“We just couldn’t get a handle on the Mickey Thompson tires to run on a prepped track. I had tire shake so BAD, it busted the fire bottles lose. It busted the Master switch in the car and cracked the body of the car from one end to the other. The violent tire shake knocked the tire tubes out of the car. It pretty much rattled me. I hit my head on both sides of the cage. We have since gone back to the Hoosier tires. They do not last near as long, because they have soft sides, but they don’t destroy the car either. Our set up we run — we did go back and change the weight — we added some more weight in the back of the car. In saying that, we went 1.5 more than what we normally run more in rear weight, so it’s not a whole lot. We do not change anything from the track to the street as most other cars do.”

Skelton has been on the original Street Outlaws featuring the Oklahoma City crew. He was also on the Street Outlaws New Orleans show, as well.

“After we got on American Outlaws Live, people got to notice us on there,” he said. “It was a 30-car invite in the entire U.S. And they had a race your way in on a Friday night. The winner and the runner-up got to advance to make it to a 32-car field. Well, after that and people seeing us on the show, I’ve gotten tons of messages and phone calls that want us to make appearances at different tracks. It’s definitely helped out because it has gotten our names out there. We’ve had a few companies that have called to come on board and sponsor us. It would also do some advertising for them at the same time. That one show has helped us out drastically.”

While the show has helped his racing operation, it has also hampered his main job. Skelton also owns his own business, as the owner/operator of Todd’s Transport.

“The way that it really hurts is that I’m away from home a lot,” Skelton said. “I normally would work five-or-six days a week. While sometimes, it would turn into three-days-a-week, because I have to get the car ready and I’m very blessed to have the crew that I’ve got. They pretty much do all the work on the car for me, but whenever I have to take off of work for traveling, that kills my business, because I own my own business. If I’m working on the car or racing, that makes it hurt at home. I haven’t gotten paid to race other than our winnings. Everyone thinks you’re getting rich because you were on the show. Well, I didn’t get one penny, except for … you know … I’m not going to say who, but the big names. I know they got paid to go out there. If you take the little racers, like me, we didn’t get anything to go to American Outlaws Live. That whole weekend, I spent about $2,000 to get us out there: hotel rooms, fuel, etc. … you got to love this sport because you’re not going to get rich doing it.

“The thing they didn’t show on the TV show, I know it’s hard to put two days worth of racing into an hour, a lot of people we know, they understand what happened. In reality, we hurt the motor in testing, as we collapsed seven ring lands and we ended up being down two cylinders. On top of that, we were running a screw blower and we noticed at the time, it wasn’t building enough boost. It was making a heck of a racket; we tried to switch cars. I got it OK with a friend of ours, who was going to allow us to drive one of his cars. Some of the racers did not like it, because the car was probably the fastest one there. I could understand it. It’s a stupidly fast car that runs 3.90s, but they wouldn’t let me switch cars. I could understand that. I would say on a prepped track, it’s as fast as James Finney’s [the American Outlaws Live winner] I think. On a No Prep track, if I had gotten it down the track, it would be really tight, but the car I was going to drive, I know it’s been a 3.70 on a No Prep track.”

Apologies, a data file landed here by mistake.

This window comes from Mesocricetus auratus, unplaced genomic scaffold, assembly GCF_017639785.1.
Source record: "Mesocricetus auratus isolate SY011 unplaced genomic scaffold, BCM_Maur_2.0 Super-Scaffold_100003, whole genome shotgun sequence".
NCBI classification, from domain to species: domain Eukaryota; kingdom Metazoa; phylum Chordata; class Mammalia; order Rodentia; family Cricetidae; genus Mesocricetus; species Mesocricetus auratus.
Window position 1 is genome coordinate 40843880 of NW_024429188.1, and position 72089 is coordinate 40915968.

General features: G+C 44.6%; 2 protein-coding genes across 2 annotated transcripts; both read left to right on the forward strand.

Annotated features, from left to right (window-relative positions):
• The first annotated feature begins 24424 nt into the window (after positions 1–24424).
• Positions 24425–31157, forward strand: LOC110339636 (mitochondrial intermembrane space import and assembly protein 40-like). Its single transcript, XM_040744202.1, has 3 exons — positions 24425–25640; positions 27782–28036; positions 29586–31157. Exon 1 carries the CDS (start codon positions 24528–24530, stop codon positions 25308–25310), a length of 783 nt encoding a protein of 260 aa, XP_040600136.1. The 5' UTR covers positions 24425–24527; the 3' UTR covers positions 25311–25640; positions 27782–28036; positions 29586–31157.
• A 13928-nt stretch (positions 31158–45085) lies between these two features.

Despite the car being injured, he still decided to drive The Predator at the event.

“It’s a stupidly fast car and I don’t blame the racers for not wanting to race against the car for $75,000,” he said. “We done traveled eight hours to get in the show and we were going to run the car, so we were going to go for it! We went a couple of rounds with the car. A good friend of ours, up in Ohio, Disco Dean [Stinky Pinky Racing], beat us by probably one foot. I got him off of the line, but then he caught back up to me. Down two cylinders, it wouldn’t pull on the other end, so he caught me despite it being a close race. Still, it got our car out there and we had fun. The phone calls started coming in the very next week. That one show helped us out a lot.”

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Anthony Caruso III
Anthony Caruso III
Anthony Caruso III is the Publisher of The Capital Sports Report. He has been in the Journalism field since August 2002. Since that time, Mr. Caruso has covered many marquee events. This includes 13 Heisman Trophy ceremonies, 2 Little World Series events, and one Army-Navy College Football game.